Recipe: Florida Orange Wine

Wipe the oranges with a wet cloth, peel off the yellow rind very thin, squeeze the oranges, and strain the juice through a hair-sieve; measure the juice after it is strained and for each gallon allow three pounds of granulated sugar, the white and shell of one egg and one-third of a gallon of cold water; put the sugar, the white and shell of the egg (crushed small) and the water over the fire and stir them every two minutes until the eggs begin to harden; then boil the syrup until it looks clear under the froth, of egg which will form on the surface; strain the syrup, pour it upon the orange rind and let it stand over night; then next add the orange juice and again let it stand over night; strain it the second day, and put it into a tight cask with a small cake of compressed yeast to about ten gallons of Wine, and leave the bung out of the cask until the Wine ceases to ferment; the hissing noise continues so long as fermentation is in progress; when fermentation ceases, close the cask by driving in the bung, and let the Wine stand about nine months before bottling it; three months after it is bottled, it can be used. A glass of brandy added to each gallon of Wine after fermentation ceases is generally considered an improvement.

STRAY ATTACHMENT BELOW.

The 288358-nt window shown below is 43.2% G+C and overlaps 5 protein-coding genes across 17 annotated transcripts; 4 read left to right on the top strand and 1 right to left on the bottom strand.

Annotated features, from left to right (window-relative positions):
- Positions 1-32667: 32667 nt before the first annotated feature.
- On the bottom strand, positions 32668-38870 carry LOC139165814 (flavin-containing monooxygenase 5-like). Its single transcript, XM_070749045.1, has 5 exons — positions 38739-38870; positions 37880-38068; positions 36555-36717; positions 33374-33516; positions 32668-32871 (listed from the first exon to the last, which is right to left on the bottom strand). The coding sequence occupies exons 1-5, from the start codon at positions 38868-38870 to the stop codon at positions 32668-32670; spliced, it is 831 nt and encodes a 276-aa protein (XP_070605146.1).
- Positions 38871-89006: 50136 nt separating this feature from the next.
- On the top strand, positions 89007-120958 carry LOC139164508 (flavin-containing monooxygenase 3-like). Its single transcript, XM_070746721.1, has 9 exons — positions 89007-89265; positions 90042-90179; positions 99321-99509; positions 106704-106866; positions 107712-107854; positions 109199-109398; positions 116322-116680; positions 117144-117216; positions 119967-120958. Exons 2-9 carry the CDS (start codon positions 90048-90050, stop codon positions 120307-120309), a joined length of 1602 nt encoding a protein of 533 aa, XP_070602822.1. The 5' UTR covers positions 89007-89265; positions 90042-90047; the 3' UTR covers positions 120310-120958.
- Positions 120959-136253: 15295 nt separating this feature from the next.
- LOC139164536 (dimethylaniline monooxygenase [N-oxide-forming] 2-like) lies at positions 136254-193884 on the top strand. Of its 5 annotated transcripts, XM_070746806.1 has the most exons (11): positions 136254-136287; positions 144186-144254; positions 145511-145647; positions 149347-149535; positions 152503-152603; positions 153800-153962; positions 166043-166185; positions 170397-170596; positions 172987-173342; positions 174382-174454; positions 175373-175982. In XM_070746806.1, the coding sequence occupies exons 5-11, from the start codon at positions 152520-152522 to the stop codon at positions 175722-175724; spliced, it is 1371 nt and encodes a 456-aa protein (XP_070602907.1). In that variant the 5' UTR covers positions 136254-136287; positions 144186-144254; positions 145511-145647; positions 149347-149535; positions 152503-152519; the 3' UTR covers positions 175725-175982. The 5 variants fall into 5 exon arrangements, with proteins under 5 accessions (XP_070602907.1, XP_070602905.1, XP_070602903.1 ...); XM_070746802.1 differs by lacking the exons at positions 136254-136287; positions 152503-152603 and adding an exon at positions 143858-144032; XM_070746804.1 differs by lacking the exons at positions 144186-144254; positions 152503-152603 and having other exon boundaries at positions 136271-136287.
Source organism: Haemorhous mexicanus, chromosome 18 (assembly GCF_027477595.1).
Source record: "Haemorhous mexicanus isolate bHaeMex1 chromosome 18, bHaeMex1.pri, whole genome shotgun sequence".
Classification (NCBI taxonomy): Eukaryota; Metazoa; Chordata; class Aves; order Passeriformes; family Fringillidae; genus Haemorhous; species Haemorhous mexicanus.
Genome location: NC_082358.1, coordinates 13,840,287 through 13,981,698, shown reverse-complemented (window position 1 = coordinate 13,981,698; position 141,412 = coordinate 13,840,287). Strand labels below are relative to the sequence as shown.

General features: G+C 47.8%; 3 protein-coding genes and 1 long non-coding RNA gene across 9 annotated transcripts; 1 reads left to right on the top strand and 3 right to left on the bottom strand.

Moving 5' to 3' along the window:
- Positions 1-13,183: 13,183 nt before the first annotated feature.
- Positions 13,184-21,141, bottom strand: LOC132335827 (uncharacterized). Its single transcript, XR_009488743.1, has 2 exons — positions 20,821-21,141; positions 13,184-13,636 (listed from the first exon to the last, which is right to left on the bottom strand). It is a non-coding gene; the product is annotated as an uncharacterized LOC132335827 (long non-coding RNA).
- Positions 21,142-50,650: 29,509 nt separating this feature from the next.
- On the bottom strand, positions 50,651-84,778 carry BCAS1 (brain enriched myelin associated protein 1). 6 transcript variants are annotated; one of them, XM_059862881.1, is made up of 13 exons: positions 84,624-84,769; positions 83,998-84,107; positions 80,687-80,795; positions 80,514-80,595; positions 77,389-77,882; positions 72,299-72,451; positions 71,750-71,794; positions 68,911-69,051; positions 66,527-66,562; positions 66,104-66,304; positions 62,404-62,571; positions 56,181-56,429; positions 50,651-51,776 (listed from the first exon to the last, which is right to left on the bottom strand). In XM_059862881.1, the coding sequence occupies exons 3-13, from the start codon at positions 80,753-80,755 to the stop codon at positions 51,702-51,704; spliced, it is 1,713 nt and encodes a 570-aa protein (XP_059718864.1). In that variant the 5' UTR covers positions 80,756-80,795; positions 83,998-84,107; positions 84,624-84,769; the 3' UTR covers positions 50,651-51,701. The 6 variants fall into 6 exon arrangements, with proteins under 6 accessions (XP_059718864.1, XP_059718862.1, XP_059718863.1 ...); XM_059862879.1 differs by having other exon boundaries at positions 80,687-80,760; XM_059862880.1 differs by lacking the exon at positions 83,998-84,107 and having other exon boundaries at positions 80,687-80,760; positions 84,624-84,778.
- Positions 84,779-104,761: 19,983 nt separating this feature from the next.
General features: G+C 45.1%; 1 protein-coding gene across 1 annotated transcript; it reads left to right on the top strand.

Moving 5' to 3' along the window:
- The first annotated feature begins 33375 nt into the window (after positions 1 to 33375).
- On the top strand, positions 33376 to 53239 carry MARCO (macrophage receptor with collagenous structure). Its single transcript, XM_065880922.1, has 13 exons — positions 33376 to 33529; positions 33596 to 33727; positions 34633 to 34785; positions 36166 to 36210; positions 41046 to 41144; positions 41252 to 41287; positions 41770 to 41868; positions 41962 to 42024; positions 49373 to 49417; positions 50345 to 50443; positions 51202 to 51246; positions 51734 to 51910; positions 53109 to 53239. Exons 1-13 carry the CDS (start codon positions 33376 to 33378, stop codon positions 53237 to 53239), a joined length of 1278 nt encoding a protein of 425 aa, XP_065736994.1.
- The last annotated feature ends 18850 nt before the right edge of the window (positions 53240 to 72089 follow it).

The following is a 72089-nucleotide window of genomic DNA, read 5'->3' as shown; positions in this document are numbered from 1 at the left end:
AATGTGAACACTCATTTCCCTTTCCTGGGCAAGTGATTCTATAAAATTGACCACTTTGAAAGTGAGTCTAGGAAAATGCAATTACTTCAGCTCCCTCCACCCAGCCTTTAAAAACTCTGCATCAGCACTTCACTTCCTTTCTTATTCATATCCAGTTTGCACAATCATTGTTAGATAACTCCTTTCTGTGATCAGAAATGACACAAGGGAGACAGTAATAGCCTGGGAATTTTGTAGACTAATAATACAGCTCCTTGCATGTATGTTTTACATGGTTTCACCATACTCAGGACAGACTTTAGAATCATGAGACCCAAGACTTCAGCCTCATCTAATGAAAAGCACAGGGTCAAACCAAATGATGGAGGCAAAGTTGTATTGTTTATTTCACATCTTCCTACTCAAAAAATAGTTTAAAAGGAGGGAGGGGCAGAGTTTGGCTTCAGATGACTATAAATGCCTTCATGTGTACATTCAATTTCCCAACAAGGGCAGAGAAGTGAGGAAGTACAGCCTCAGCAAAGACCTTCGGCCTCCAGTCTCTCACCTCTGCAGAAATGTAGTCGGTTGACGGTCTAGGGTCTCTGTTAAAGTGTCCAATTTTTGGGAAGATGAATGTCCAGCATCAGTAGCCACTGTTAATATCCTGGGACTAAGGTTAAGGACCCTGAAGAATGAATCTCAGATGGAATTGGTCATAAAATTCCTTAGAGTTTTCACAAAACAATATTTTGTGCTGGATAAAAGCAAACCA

There are seasons of the year when Florida oranges by the box are very cheap, and this fine Wine can be made at a small expense

Year 1887